National Caramel Corn Day

In honor of National Caramel Corn Day, I am re-posting one of my favorite recipes for, of course, Caramel Corn.  Caramel corn has been a favorite of Americans since Cracker Jack was introduced at the Chicago World' Fair in 1893 and this makes a great dessert or snack.  Might I suggest you make a batch and go see the Hunger Games if you haven't already?  Happy Friday!


Caramel Corn

If you were hoping for a let's-start-2012-on-a-healthy-note post that includes a recipe for salad, I'm afraid you are going to be disappointed.  If it is salad you are looking for, try the Kale and Pear Salad.  I made it again tonight (with apples instead of pears) for at least the 15th time and I still love it - healthy and delicious!

This is not to say that I don't think of the start of a new year as an opportunity to set goals and think about what I want to accomplish in the coming year.  I would say that my "resolutions" are more akin to goals - I make them quantifiable or measurable (e.g., set a new marathon personal best, read X number of books, etc.) because I really enjoy tracking my progress throughout the year to see what I accomplished.  Even when I don't attain one of my goals for the year, I have usually worked toward it and often that goal just rolls over into the next year!  

So, onto my first (of many to come) unhealthy posts in 2012!  I made this for the first time about two years ago with my wonderful friend H.  I remember standing in my kitchen eating clumps of it while it was still hot from the oven and marveling at how the caramel was still stretching from one piece of popcorn to the next and was so gooey.  I'm pretty sure that we ate half the batch right there (don't judge).  Since then, I've made this on numerous occasions.  I usually reserve it for parties as I have found it is incredibly dangerous to have it around the house.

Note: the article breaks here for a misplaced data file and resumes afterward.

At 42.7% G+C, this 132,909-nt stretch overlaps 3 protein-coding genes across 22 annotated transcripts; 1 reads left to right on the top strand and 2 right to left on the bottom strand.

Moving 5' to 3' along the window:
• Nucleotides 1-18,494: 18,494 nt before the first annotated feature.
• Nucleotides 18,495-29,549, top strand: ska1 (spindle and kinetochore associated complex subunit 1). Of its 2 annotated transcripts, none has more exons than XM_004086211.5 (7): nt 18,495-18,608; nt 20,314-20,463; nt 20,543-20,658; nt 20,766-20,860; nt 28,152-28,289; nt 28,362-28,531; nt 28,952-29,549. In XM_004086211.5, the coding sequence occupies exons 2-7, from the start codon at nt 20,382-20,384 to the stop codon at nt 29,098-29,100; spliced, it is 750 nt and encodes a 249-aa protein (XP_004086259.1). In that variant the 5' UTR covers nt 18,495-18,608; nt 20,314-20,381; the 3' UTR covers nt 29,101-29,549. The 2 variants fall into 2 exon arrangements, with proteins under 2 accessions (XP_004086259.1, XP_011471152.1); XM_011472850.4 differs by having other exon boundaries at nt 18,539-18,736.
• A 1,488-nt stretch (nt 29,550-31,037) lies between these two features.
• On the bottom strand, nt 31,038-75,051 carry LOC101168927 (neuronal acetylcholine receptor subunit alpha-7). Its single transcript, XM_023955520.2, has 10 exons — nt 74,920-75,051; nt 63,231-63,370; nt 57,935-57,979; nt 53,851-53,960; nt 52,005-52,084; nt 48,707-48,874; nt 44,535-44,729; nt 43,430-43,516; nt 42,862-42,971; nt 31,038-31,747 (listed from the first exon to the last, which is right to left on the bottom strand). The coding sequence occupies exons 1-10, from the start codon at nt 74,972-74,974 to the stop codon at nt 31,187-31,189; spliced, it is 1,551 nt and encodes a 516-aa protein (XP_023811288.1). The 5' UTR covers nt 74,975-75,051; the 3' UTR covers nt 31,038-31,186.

Caramel Corn
Adapted very slightly from Orangette 
Yield = 10 cups 

Before you start...
1.  I wouldn't recommend making this without a candy thermometer.
2.  Be sure to prep the baking soda and vanilla ahead of time (measure it out and have it ready to dump into the caramel at the right time).
3.  It is easiest if you have someone to help you when you add the caramel to the popcorn -- Rob is a wonderful kitchen assistant and turns the popcorn as I pour the caramel in.
4.  Be very, very careful with the hot caramel.  It does not feel good if it gets on your skin.
5.  I would actually measure out the popcorn to ensure you have 10 cups.  If you have more than 10 cups, I'd adjust the caramel accordingly (e.g., increase the amounts proportionately).  Mine is a little less caramel-y because I didn't make this adjustment.  Oops.  Sometimes I am lazy. 

1 (3½-ounce) package plain (unbuttered natural flavor) microwave popcorn, or about 10 cups fresh popcorn popped by any method, lightly salted

1 cup packed light brown sugar
¼ cup light corn syrup
6 Tbsp. unsalted butter, melted
¼ tsp. salt
½ tsp. baking soda
2 tsp. vanilla extract

Preheat the oven to 250°F. Line a rimmed baking sheet with parchment paper.

Pop the popcorn according to the microwave package instructions or on the stove.  Coat a large mixing bowl with non-stick cooking spray, and dump the popcorn into the bowl, taking care to pick out and discard any unpopped kernels.

Measure the baking soda and vanilla extract and prepare it for mixing into the caramel - it is critical that you do this ahead of time and have it nearby while the caramel is forming.

In a medium saucepan, whisk together the brown sugar, corn syrup, butter, salt, and 2 tablespoons of water. Bring to a simmer over medium-high heat.  Continue to simmer, whisking often, until the mixture reads 250°F on a candy thermometer, about 3 to 4 minutes.  Immediately remove the pan from the heat, and whisk in the baking soda and vanilla.  Quickly pour the hot caramel over the popcorn.  Use a rubber spatula to gently fold the caramel into the popcorn, taking care to distribute it as evenly as you can.  Transfer the mixture to the prepared baking sheet.  Bake for 1 hour, stirring and turning the popcorn with a spatula every 20 minutes.  Remove from the oven, and place on a cooling rack for 20 minutes.  Gently break up the popcorn, and serve.

Store in an airtight container for up to 5 days (it won't last that long, I assure you).